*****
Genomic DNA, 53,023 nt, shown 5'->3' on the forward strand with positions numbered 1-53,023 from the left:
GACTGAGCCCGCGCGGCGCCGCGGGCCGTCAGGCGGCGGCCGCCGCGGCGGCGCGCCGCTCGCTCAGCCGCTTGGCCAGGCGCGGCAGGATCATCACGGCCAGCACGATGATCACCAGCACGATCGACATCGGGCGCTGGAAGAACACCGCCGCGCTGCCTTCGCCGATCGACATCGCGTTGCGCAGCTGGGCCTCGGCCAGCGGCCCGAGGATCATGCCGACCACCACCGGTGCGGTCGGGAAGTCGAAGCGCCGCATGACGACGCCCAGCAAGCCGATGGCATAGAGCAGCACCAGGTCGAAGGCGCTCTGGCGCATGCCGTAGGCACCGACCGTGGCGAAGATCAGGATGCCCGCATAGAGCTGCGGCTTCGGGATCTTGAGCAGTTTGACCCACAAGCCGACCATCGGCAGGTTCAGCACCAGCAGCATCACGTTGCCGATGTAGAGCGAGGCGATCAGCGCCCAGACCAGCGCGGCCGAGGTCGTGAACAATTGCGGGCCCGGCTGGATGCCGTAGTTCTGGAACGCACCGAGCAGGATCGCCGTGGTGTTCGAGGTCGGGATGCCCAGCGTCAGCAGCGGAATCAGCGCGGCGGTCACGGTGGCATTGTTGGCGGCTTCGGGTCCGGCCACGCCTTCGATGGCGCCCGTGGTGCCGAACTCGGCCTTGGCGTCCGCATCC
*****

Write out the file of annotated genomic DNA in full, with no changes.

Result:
Genomic DNA, 53,023 nt, shown 5'->3' on the forward strand with positions numbered 1-53,023 from the left:
GACTGAGCCCGCGCGGCGCCGCGGGCCGTCAGGCGGCGGCCGCCGCGGCGGCGCGCCGCTCGCTCAGCCGCTTGGCCAGGCGCGGCAGGATCATCACGGCCAGCACGATGATCACCAGCACGATCGACATCGGGCGCTGGAAGAACACCGCCGCGCTGCCTTCGCCGATCGACATCGCGTTGCGCAGCTGGGCCTCGGCCAGCGGCCCGAGGATCATGCCGACCACCACCGGTGCGGTCGGGAAGTCGAAGCGCCGCATGACGACGCCCAGCAAGCCGATGGCATAGAGCAGCACCAGGTCGAAGGCGCTCTGGCGCATGCCGTAGGCACCGACCGTGGCGAAGATCAGGATGCCCGCATAGAGCTGCGGCTTCGGGATCTTGAGCAGTTTGACCCACAAGCCGACCATCGGCAGGTTCAGCACCAGCAGCATCACGTTGCCGATGTAGAGCGAGGCGATCAGCGCCCAGACCAGCGCGGCCGAGGTCGTGAACAATTGCGGGCCCGGCTGGATGCCGTAGTTCTGGAACGCACCGAGCAGGATCGCCGTGGTGTTCGAGGTCGGGATGCCCAGCGTCAGCAGCGGAATCAGCGCGGCGGTCACGGTGGCATTGTTGGCGGCTTCGGGTCCGGCCACGCCTTCGATGGCGCCCGTGGTGCCGAACTCGGCCTTGGCGTCCGCATCC